ICC Cricket World Cup 2011 / News
Australia v NZ, Group A, World Cup 2011, Nagpur
Ponting hopes Krejza can relive debut heroics
February 24, 2011
Jason Krejza has spent more than two years in the cricket wilderness, so it's no surprise that he is loving every minute of his return to the top level. And if he was excited just to get the World Cup call-up, imagine how he has felt over the past few days as he prepared to return to Nagpur, the venue of debut Test, when he picked up 12 wickets, for Friday's clash against New Zealand.
"He's been pretty excited about coming back," Ricky Ponting said on Thursday afternoon, before the Australians hit the nets. "He wanted to come down and train early this morning, to tell you the truth, and we had to hold him back."
It was in November 2008 that offspinner Krejza made one of the most memorable debuts in recent history, when he collected 8 for 215 in the first innings against India, and another four wickets in the second. But the axe came after he failed to stem the runs against South Africa in his second Test, in Perth, the following month, and since then he has been in and out of the Tasmania side.
But now Krejza has reinvented himself as an ODI bowler; still a wicket-taker, but one who can play a defensive role when necessary. His chance came because of injuries to Nathan Hauritz, Xavier Doherty and Steve O'Keefe, and after a nervy debut against England in Perth, he has started to find his rhythm.
Against Zimbabwe, in Australia's opening game of the World Cup, he built on the good work of the fast men and collected 2 for 28 from his eight overs, and he will play an important role throughout the rest of the campaign. Ponting hopes that a confident return to Nagpur on Friday could kickstart a strong tournament for Krejza, who will share the spin duties with Steve Smith and the part-timers.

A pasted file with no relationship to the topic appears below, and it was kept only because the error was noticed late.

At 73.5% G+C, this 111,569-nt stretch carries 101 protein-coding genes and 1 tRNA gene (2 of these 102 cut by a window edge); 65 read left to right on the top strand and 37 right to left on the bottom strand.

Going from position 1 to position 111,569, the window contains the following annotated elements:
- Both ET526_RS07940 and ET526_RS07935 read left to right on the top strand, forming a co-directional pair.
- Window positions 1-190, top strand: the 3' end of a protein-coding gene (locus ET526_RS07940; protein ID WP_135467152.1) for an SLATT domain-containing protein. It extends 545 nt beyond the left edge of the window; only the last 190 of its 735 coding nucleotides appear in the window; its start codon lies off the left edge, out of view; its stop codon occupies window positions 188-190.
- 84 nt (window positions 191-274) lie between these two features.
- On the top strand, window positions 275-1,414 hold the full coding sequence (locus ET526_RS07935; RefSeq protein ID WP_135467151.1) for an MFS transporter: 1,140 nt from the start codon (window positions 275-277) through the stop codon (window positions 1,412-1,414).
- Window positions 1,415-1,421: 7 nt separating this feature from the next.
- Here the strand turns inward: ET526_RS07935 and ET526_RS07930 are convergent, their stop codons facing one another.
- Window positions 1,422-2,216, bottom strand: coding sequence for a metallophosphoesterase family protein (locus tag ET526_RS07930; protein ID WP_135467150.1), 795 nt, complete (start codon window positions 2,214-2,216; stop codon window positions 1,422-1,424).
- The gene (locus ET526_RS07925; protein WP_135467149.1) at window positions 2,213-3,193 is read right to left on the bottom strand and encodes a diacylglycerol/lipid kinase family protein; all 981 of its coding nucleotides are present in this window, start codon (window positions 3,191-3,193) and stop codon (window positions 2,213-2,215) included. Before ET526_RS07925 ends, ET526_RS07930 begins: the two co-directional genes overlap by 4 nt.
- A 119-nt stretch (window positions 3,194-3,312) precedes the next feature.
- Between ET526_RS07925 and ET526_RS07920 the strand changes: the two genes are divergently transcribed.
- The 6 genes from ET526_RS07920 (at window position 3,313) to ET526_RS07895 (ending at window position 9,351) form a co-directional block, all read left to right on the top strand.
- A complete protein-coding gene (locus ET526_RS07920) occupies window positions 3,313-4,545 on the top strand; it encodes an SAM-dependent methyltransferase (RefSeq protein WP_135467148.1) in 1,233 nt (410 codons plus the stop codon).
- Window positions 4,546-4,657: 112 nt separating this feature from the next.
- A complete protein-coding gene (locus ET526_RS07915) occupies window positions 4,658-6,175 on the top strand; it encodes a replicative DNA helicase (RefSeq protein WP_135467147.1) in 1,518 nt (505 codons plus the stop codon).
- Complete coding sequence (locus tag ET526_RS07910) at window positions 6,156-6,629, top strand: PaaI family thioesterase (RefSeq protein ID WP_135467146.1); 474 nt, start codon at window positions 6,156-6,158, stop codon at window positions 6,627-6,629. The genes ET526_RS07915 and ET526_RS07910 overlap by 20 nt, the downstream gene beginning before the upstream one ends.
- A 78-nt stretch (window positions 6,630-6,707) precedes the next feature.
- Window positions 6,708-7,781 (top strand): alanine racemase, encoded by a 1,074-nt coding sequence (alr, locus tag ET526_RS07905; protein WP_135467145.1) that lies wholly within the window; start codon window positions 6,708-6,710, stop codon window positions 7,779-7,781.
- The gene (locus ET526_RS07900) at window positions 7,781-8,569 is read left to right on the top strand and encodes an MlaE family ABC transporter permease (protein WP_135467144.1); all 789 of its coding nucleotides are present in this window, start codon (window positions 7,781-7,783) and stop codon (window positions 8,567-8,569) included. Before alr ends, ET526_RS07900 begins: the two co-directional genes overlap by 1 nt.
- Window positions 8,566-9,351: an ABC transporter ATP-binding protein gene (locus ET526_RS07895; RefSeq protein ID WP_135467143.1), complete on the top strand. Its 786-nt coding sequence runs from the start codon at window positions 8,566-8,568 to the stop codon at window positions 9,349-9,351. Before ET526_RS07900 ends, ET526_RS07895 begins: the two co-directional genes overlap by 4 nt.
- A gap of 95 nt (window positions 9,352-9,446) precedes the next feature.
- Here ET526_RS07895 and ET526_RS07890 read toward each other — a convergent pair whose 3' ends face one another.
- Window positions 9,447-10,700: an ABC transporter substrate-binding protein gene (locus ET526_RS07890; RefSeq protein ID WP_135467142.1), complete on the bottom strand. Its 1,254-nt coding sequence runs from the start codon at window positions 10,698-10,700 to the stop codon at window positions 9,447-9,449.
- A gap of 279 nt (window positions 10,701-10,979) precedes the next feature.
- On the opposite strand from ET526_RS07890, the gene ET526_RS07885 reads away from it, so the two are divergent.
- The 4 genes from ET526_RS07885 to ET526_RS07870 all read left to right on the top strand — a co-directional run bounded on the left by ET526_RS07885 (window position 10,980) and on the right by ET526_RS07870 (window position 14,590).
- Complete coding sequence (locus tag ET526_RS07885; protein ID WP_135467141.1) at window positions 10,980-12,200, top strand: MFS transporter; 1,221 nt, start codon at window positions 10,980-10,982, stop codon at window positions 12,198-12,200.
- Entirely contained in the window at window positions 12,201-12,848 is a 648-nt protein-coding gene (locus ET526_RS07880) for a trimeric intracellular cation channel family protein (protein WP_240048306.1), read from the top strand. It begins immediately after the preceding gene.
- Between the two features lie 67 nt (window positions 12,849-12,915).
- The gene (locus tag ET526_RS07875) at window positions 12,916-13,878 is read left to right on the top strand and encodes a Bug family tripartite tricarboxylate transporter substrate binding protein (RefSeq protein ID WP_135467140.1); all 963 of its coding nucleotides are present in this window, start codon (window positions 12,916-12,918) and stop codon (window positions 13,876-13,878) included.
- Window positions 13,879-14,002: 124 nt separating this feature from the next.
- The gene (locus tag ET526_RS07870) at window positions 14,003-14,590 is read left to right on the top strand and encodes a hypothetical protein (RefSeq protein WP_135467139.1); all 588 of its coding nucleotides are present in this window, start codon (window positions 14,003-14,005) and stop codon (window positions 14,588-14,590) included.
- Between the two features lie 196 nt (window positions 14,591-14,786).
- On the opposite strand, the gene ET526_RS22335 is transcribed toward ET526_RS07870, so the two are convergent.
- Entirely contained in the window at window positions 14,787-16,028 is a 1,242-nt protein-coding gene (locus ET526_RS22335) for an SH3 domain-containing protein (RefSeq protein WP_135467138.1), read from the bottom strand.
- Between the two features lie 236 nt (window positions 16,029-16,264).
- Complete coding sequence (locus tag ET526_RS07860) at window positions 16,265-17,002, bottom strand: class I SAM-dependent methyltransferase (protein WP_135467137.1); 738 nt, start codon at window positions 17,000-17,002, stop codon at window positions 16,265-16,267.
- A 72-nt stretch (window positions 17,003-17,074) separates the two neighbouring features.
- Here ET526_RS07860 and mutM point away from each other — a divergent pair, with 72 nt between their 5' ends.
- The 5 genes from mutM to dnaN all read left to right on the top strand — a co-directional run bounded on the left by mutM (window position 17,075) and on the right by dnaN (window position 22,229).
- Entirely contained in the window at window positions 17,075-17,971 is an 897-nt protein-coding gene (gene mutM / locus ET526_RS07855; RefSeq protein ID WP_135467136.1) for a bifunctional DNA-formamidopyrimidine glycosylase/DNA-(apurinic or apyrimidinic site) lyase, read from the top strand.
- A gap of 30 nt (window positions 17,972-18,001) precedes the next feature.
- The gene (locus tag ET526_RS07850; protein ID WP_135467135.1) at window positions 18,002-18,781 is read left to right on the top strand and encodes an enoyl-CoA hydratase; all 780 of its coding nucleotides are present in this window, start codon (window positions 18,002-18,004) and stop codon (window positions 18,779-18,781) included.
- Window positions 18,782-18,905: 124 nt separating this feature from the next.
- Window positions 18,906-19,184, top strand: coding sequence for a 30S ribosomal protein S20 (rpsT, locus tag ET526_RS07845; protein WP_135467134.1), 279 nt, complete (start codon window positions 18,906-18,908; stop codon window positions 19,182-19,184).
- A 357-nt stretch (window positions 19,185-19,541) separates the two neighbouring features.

"To have that feeling, to know the venue and know the wicket conditions really well will definitely help him," Ponting said. "I think in all honesty, every game he's played on the tour, he's improved and got better. The first two practice games and then the hit-out against Zimbabwe, I think he bowled particularly well.
"He's a wicket-taker, we know that. He puts a lot of revs on the ball, he spins the ball and at different times, with conditions looking like they have so far, there are not many wickets that haven't spun during this tournament, and he could be a really important player for us as this tournament progresses."
Adding to the importance of spin in the match against New Zealand is the early start, with a 9.30 am (local) opening so that fans in Australia and New Zealand can watch it at a reasonable hour. That means that dew shouldn't be an issue.
"There's been a lot of talk about dew being a major factor but with it being a day game, it shouldn't be much of a factor so it should make the contest a bit more even and fairer," Ponting said. "Big scores have been made here and that indicates it's a very good batting wicket; even the game here played the other night, there were a lot of runs and the wicket seemed to hold together very well and didn't change much during the course of the game."
As well as hoping for a strong performance from their own slow bowlers, the Australians must ensure they handle New Zealand's spinners with aplomb, after struggling against Ray Price and his colleagues on Monday. Nathan McCullum is likely to open the bowling, while Daniel Vettori also practised with the new ball in the nets on Thursday, and Ponting said his men were ready for the challenge.
"We've had a good talk about that this morning. I think they might do that; we think it might be McCullum that might do it," he said. "We're also prepared for Vettori, and Price opened the bowling the other day for Zimbabwe and did a good job against the right-handers, so there's also that option there for New Zealand if that's the way they want to go. We'll be well prepared."
The Australians arrived in Nagpur on Wednesday night, after staying on for an extra couple of days in Ahmedabad after their opening game. The Chappell-Hadlee Trophy will also be up for grabs on Friday, while the players will wear black armbands and observe a minute's silence before the game in tribute to the victims of the Christchurch earthquake.
He understands the Indian mentality better and doesn't have to deal with star players on the wane
Visibility is good, so is durability, and while it does swing a fair amount, it ought to spin as well